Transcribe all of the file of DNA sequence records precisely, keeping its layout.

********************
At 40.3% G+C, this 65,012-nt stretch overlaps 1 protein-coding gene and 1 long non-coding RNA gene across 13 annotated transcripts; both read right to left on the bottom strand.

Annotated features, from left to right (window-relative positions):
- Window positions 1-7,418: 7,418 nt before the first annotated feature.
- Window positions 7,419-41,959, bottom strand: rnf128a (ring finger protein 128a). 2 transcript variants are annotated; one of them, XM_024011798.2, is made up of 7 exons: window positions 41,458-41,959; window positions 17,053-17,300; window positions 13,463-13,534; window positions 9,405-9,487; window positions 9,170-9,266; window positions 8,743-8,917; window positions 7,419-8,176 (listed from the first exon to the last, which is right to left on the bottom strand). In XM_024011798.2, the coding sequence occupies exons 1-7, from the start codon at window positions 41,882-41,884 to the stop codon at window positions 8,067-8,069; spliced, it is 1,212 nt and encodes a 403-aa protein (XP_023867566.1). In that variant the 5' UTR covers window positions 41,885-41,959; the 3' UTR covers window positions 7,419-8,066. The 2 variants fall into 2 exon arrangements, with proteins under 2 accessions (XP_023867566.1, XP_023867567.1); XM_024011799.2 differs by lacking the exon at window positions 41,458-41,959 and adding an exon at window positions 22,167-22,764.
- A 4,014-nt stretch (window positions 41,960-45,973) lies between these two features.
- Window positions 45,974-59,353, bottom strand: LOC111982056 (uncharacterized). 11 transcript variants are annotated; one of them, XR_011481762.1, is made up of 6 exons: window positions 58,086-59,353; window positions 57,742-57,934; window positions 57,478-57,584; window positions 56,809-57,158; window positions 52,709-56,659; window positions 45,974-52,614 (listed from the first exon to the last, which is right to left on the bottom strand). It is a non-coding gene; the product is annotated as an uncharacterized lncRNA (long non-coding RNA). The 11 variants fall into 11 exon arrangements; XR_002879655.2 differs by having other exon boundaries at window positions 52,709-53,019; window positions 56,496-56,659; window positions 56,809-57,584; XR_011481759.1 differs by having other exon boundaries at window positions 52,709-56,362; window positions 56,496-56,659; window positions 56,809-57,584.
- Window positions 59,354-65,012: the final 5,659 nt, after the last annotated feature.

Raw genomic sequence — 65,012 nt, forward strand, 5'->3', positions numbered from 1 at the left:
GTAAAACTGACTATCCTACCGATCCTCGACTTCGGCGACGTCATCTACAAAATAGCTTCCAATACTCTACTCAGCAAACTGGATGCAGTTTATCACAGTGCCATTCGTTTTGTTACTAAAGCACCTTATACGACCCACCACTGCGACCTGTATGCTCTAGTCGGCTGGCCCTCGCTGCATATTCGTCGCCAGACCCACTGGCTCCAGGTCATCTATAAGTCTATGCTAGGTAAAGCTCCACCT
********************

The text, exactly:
At 40.3% G+C, this 65,012-nt stretch overlaps 1 protein-coding gene and 1 long non-coding RNA gene across 13 annotated transcripts; both read right to left on the bottom strand.

Annotated features, from left to right (window-relative positions):
- Window positions 1-7,418: 7,418 nt before the first annotated feature.
- Window positions 7,419-41,959, bottom strand: rnf128a (ring finger protein 128a). 2 transcript variants are annotated; one of them, XM_024011798.2, is made up of 7 exons: window positions 41,458-41,959; window positions 17,053-17,300; window positions 13,463-13,534; window positions 9,405-9,487; window positions 9,170-9,266; window positions 8,743-8,917; window positions 7,419-8,176 (listed from the first exon to the last, which is right to left on the bottom strand). In XM_024011798.2, the coding sequence occupies exons 1-7, from the start codon at window positions 41,882-41,884 to the stop codon at window positions 8,067-8,069; spliced, it is 1,212 nt and encodes a 403-aa protein (XP_023867566.1). In that variant the 5' UTR covers window positions 41,885-41,959; the 3' UTR covers window positions 7,419-8,066. The 2 variants fall into 2 exon arrangements, with proteins under 2 accessions (XP_023867566.1, XP_023867567.1); XM_024011799.2 differs by lacking the exon at window positions 41,458-41,959 and adding an exon at window positions 22,167-22,764.
- A 4,014-nt stretch (window positions 41,960-45,973) lies between these two features.
- Window positions 45,974-59,353, bottom strand: LOC111982056 (uncharacterized). 11 transcript variants are annotated; one of them, XR_011481762.1, is made up of 6 exons: window positions 58,086-59,353; window positions 57,742-57,934; window positions 57,478-57,584; window positions 56,809-57,158; window positions 52,709-56,659; window positions 45,974-52,614 (listed from the first exon to the last, which is right to left on the bottom strand). It is a non-coding gene; the product is annotated as an uncharacterized lncRNA (long non-coding RNA). The 11 variants fall into 11 exon arrangements; XR_002879655.2 differs by having other exon boundaries at window positions 52,709-53,019; window positions 56,496-56,659; window positions 56,809-57,584; XR_011481759.1 differs by having other exon boundaries at window positions 52,709-56,362; window positions 56,496-56,659; window positions 56,809-57,584.
- Window positions 59,354-65,012: the final 5,659 nt, after the last annotated feature.

Raw genomic sequence — 65,012 nt, forward strand, 5'->3', positions numbered from 1 at the left:
GTAAAACTGACTATCCTACCGATCCTCGACTTCGGCGACGTCATCTACAAAATAGCTTCCAATACTCTACTCAGCAAACTGGATGCAGTTTATCACAGTGCCATTCGTTTTGTTACTAAAGCACCTTATACGACCCACCACTGCGACCTGTATGCTCTAGTCGGCTGGCCCTCGCTGCATATTCGTCGCCAGACCCACTGGCTCCAGGTCATCTATAAGTCTATGCTAGGTAAAGCTCCACCT